Anthroponix: Upcycling Urine as Collective Design Practice
Published in: NERD — New Experimental Research in Design 2: Positions and Perspectives
Edited by Michelle Christensen, Ralf Michel, and Wolfgang Jonas.
Walter de Gruyter and Birkhäuser Boston. Series: Board of International Research in Design.
Integrative flourishing stems from patterns of eating, living, and engaging with the world that promotes well-being and a healthy environment. For proliferating integrative flourishing, we need to explore novel, design-led collaborations for remaking artifacts and human organization. In this study, participants-cum-makers fermented their urine for a substrate in which to grow lettuce (Lactuca sativa) and thereby create a simple material relationship between their bodies and the plants. Process documentation and interviews with the 22 participants evaluated the key aspects that promoted their social engagement and thriving during the two-month experiment. The analysis revealed how jointly encountered technical ambiguity stimulated curiosity and how a unifying purpose promoted adaptive co-creation and mutual support. In synergetic dynamics, these factors contributed to the integrative flourishing in the waste upcycling collective. The findings indicate the importance of recursive self-regulation following interaction with an ‘other.’ The study outlines a systemic model for practitioners’ use to orient collectivist design that positively affects environmental relationships.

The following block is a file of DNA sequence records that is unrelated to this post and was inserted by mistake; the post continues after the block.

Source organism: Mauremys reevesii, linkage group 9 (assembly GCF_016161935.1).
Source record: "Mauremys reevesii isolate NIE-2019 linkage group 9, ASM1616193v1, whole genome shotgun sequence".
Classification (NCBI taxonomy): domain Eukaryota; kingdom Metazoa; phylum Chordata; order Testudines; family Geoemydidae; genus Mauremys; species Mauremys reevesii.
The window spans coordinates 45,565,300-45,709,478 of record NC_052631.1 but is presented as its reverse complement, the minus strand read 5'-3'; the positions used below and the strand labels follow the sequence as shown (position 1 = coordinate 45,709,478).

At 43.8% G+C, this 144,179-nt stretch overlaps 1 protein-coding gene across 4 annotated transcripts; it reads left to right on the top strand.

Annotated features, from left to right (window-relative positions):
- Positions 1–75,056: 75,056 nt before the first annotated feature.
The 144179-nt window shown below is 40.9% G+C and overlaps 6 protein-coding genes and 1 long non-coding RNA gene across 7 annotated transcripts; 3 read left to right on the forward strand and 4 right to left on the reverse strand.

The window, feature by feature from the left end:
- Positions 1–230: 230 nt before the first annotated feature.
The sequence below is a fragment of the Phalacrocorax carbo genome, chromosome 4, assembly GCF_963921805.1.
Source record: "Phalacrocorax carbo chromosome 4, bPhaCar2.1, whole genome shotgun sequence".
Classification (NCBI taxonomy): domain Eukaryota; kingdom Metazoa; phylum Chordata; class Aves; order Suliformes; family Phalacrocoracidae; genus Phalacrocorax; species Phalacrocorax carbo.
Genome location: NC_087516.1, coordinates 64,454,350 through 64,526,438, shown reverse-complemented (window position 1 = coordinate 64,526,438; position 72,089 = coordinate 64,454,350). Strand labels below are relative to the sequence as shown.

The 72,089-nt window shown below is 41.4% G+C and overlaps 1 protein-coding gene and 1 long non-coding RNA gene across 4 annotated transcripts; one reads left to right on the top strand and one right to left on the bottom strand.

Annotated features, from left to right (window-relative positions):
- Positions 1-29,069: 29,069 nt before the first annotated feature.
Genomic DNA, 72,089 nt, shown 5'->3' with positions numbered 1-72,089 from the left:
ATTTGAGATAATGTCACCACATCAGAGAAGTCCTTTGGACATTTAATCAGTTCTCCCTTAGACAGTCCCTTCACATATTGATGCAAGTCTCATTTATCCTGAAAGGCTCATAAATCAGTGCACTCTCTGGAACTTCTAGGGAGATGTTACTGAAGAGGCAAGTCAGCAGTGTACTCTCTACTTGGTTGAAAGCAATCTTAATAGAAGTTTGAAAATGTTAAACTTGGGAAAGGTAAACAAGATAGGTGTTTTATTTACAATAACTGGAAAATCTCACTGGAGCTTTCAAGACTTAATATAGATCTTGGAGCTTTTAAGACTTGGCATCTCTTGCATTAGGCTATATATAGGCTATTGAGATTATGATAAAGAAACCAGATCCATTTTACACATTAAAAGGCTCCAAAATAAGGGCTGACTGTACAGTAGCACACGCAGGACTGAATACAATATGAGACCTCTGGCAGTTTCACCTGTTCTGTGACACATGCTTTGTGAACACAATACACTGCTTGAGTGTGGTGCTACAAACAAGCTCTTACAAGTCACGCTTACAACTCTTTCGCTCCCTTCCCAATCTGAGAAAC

Keywords: Participatory Action Research, collectivized experimentation; desirability practice; co-creation diagramming; Hong Kong; fermentation; urine.
Acknowledgements:: The author gratefully acknowledges Sarah Daher, Ilpo Koskinen, Nathan Felde, Noel Benson, Timothy Jachna, and the 22 courageous urine-cycling participants for their invaluable contributions. This work is supported by a Seed Grant of Design Trust in Hong Kong and an Internationalisation Grant of Dutch Creative Industries in Rotterdam.